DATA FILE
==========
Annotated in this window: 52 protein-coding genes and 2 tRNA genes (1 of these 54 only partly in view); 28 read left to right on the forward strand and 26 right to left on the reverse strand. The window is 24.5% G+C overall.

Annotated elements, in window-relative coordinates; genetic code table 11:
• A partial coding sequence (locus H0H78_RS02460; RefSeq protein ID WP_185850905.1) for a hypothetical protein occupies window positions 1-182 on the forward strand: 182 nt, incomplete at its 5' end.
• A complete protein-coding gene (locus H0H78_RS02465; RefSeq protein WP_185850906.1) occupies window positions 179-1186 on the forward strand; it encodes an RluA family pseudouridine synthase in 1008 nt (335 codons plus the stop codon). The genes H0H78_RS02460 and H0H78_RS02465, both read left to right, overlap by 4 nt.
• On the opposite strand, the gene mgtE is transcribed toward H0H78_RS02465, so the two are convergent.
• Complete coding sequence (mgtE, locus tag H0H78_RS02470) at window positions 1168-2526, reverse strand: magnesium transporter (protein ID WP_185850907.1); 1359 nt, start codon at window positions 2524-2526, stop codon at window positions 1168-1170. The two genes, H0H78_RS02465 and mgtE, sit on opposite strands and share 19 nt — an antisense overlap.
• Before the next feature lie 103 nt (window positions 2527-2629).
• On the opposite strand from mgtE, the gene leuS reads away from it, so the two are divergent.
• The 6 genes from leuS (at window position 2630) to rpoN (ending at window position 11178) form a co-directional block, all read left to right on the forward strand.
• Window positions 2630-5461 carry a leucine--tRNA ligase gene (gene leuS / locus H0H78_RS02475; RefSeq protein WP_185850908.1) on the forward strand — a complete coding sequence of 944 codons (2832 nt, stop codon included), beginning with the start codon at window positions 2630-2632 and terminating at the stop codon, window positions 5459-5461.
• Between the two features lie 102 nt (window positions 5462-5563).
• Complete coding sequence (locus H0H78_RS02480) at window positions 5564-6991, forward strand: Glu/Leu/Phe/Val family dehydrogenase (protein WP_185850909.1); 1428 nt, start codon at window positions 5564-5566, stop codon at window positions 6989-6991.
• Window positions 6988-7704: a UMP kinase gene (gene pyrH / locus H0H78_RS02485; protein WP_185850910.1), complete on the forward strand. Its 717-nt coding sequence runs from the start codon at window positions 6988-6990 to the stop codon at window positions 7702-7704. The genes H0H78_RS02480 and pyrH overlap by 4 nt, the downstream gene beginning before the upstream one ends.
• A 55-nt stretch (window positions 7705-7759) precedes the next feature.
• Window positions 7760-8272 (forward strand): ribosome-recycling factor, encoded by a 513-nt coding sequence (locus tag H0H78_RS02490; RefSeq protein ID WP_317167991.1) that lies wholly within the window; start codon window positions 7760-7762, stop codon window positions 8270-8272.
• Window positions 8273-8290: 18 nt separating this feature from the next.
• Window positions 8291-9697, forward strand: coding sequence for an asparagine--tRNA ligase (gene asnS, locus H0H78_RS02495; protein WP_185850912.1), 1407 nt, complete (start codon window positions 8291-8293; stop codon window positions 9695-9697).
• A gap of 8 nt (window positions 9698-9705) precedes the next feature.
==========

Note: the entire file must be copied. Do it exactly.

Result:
Annotated in this window: 52 protein-coding genes and 2 tRNA genes (1 of these 54 only partly in view); 28 read left to right on the forward strand and 26 right to left on the reverse strand. The window is 24.5% G+C overall.

Annotated elements, in window-relative coordinates; genetic code table 11:
• A partial coding sequence (locus H0H78_RS02460; RefSeq protein ID WP_185850905.1) for a hypothetical protein occupies window positions 1-182 on the forward strand: 182 nt, incomplete at its 5' end.
• A complete protein-coding gene (locus H0H78_RS02465; RefSeq protein WP_185850906.1) occupies window positions 179-1186 on the forward strand; it encodes an RluA family pseudouridine synthase in 1008 nt (335 codons plus the stop codon). The genes H0H78_RS02460 and H0H78_RS02465, both read left to right, overlap by 4 nt.
• On the opposite strand, the gene mgtE is transcribed toward H0H78_RS02465, so the two are convergent.
• Complete coding sequence (mgtE, locus tag H0H78_RS02470) at window positions 1168-2526, reverse strand: magnesium transporter (protein ID WP_185850907.1); 1359 nt, start codon at window positions 2524-2526, stop codon at window positions 1168-1170. The two genes, H0H78_RS02465 and mgtE, sit on opposite strands and share 19 nt — an antisense overlap.
• Before the next feature lie 103 nt (window positions 2527-2629).
• On the opposite strand from mgtE, the gene leuS reads away from it, so the two are divergent.
• The 6 genes from leuS (at window position 2630) to rpoN (ending at window position 11178) form a co-directional block, all read left to right on the forward strand.
• Window positions 2630-5461 carry a leucine--tRNA ligase gene (gene leuS / locus H0H78_RS02475; RefSeq protein WP_185850908.1) on the forward strand — a complete coding sequence of 944 codons (2832 nt, stop codon included), beginning with the start codon at window positions 2630-2632 and terminating at the stop codon, window positions 5459-5461.
• Between the two features lie 102 nt (window positions 5462-5563).
• Complete coding sequence (locus H0H78_RS02480) at window positions 5564-6991, forward strand: Glu/Leu/Phe/Val family dehydrogenase (protein WP_185850909.1); 1428 nt, start codon at window positions 5564-5566, stop codon at window positions 6989-6991.
• Window positions 6988-7704: a UMP kinase gene (gene pyrH / locus H0H78_RS02485; protein WP_185850910.1), complete on the forward strand. Its 717-nt coding sequence runs from the start codon at window positions 6988-6990 to the stop codon at window positions 7702-7704. The genes H0H78_RS02480 and pyrH overlap by 4 nt, the downstream gene beginning before the upstream one ends.
• A 55-nt stretch (window positions 7705-7759) precedes the next feature.
• Window positions 7760-8272 (forward strand): ribosome-recycling factor, encoded by a 513-nt coding sequence (locus tag H0H78_RS02490; RefSeq protein ID WP_317167991.1) that lies wholly within the window; start codon window positions 7760-7762, stop codon window positions 8270-8272.
• Window positions 8273-8290: 18 nt separating this feature from the next.
• Window positions 8291-9697, forward strand: coding sequence for an asparagine--tRNA ligase (gene asnS, locus H0H78_RS02495; protein WP_185850912.1), 1407 nt, complete (start codon window positions 8291-8293; stop codon window positions 9695-9697).
• A gap of 8 nt (window positions 9698-9705) precedes the next feature.